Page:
89% of Voters Concerned Failure by Legislature to Establish Clear Rules and Better Distribute Costs Will Hurt Wildfire Prevention Efforts and Ultimately Increase Electric Bills
SACRAMENTO — Today, Action for Wildfire Resiliency released a new statewide survey of California voters showing the vast majority (73%) say the increasing risk of wildfires is a serious problem, and that many diverse parties should bear financial responsibility. Broad majorities worry that failure to change laws to better address the cost of recovery after wildfires will hurt prevention efforts and could jeopardize electric reliability and increase customer bills.
“California voters identify climate change, years of drought and forest mismanagement as the primary causes of the increasingly devastating wildfires in our state,” said Robin Swanson, spokesperson for Action for Wildfire Resiliency. “And 80% recognize our current laws need to be updated to better reflect the realities of climate change and increased fire risk.”
“The biggest takeaway from this statewide survey is the voters’ overwhelming view that inaction could cost Californians more,” she added. “A clear framework needs to be enacted by the legislature before the next catastrophe strikes.”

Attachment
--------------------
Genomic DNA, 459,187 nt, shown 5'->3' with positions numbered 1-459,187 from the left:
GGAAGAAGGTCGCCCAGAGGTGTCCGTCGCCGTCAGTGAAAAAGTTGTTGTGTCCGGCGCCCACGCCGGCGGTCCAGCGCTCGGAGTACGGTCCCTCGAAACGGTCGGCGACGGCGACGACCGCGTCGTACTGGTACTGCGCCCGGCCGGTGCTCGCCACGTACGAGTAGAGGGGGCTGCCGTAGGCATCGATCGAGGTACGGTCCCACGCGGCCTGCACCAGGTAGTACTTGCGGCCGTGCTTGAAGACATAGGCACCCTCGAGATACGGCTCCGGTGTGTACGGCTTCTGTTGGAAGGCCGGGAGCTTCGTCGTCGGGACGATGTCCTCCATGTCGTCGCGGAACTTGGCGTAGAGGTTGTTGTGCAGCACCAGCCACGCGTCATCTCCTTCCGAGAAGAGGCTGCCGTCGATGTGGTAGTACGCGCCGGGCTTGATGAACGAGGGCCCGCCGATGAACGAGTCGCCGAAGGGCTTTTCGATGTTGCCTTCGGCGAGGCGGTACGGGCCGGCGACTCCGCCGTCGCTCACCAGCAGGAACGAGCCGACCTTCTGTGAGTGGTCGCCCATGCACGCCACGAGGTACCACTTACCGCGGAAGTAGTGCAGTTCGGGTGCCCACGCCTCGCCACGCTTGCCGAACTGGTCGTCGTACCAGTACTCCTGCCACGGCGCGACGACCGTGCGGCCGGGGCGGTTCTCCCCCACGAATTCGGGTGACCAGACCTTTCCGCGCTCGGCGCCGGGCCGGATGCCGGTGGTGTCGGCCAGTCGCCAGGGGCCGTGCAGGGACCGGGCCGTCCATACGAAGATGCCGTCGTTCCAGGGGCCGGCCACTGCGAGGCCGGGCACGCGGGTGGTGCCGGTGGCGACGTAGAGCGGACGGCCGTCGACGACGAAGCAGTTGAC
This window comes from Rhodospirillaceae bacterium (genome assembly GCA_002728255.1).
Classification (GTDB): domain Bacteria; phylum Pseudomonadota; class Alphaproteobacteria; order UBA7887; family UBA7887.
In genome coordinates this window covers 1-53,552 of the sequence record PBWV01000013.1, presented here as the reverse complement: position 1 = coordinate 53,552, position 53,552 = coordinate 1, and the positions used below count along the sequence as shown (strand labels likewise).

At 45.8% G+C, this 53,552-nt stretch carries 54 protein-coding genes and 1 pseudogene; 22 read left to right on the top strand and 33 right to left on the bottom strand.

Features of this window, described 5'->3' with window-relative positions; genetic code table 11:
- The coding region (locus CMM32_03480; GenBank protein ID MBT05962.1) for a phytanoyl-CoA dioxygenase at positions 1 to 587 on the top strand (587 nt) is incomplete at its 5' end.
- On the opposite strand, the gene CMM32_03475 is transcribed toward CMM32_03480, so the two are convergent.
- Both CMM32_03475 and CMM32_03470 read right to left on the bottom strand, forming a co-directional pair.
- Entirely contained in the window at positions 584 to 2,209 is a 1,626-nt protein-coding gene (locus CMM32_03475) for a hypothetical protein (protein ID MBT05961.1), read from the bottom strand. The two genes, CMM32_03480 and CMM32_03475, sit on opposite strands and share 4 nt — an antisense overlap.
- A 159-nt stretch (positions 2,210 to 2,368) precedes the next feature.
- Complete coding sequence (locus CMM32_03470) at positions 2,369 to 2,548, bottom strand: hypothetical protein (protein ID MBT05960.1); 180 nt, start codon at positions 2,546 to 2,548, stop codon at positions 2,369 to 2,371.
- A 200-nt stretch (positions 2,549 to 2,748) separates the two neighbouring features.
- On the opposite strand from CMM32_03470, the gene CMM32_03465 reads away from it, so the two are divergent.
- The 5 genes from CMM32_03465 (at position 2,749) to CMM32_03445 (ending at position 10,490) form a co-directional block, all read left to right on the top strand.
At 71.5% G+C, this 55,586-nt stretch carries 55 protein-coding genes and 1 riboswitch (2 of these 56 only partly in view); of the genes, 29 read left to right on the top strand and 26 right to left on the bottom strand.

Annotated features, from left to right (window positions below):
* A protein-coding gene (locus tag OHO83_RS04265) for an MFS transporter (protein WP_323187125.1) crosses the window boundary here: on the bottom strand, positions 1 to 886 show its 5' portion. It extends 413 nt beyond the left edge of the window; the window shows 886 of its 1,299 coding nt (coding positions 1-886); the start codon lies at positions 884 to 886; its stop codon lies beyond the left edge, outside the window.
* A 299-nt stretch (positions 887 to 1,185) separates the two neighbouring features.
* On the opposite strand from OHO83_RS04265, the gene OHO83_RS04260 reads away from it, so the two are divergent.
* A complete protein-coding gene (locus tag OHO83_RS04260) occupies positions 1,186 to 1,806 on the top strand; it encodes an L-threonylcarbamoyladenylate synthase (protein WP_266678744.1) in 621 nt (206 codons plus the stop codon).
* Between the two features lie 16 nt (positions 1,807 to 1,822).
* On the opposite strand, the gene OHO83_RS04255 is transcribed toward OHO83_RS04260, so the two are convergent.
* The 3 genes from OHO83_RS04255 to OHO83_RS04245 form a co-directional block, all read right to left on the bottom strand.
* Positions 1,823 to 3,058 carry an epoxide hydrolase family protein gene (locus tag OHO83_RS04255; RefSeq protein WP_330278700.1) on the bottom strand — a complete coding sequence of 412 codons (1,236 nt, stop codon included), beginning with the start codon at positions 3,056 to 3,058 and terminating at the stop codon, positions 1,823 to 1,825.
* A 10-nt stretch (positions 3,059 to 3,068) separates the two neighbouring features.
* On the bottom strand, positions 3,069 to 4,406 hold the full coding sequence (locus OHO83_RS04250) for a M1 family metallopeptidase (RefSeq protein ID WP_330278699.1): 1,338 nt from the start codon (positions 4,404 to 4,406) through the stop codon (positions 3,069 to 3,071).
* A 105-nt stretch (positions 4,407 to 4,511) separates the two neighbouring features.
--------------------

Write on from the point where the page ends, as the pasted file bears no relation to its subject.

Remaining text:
Action for Wildfire Resiliency is urging the California State Legislature and the Governor to pass a legislative package before the legislative recess commences on July 12 to help the state better prevent, prepare for, respond to and rebuild from wildfires.
Among the specific findings of the survey of California voters:
- 73% identify the increasing risk of wildfires as a very or extremely serious problem
- Climate change and drought were cited in an open-ended question as the biggest cause of wildfires (38%) followed by human error (17%) and forest mismanagement (12%)
- 80% say California’s laws and regulations about fire prevention and accountability are outdated and need to better reflect the realities of climate change and increased fire risks.
- 75% believe paying for and recovering from catastrophic wildfires is too large and too expensive for any one company or industry to handle
- 80% of voters believe that if their electric utility goes bankrupt, electricity bills will rise
- 68% of voters are concerned that if their electric utility goes bankrupt, it could make service less reliable
- 89% are concerned that if new proposed laws don’t establish clear rules and accountability for costs, it could jeopardize investor-owned utilities’ ability to invest in wildfire prevention and/or increase electricity bills.
Please find the polling memo here.
The survey was conducted in June 2019 by FM3 Research. Results show findings from a survey of likely voters in California.
Action for Wildfire Resiliency supports:
- Enhanced prevention with clear accountability
- Increased investment in emergency response and preparedness
- Adequate investment in skilled workers, and
- A fiscally responsible approach to recovery—the establishment of a Wildfire Recovery Fund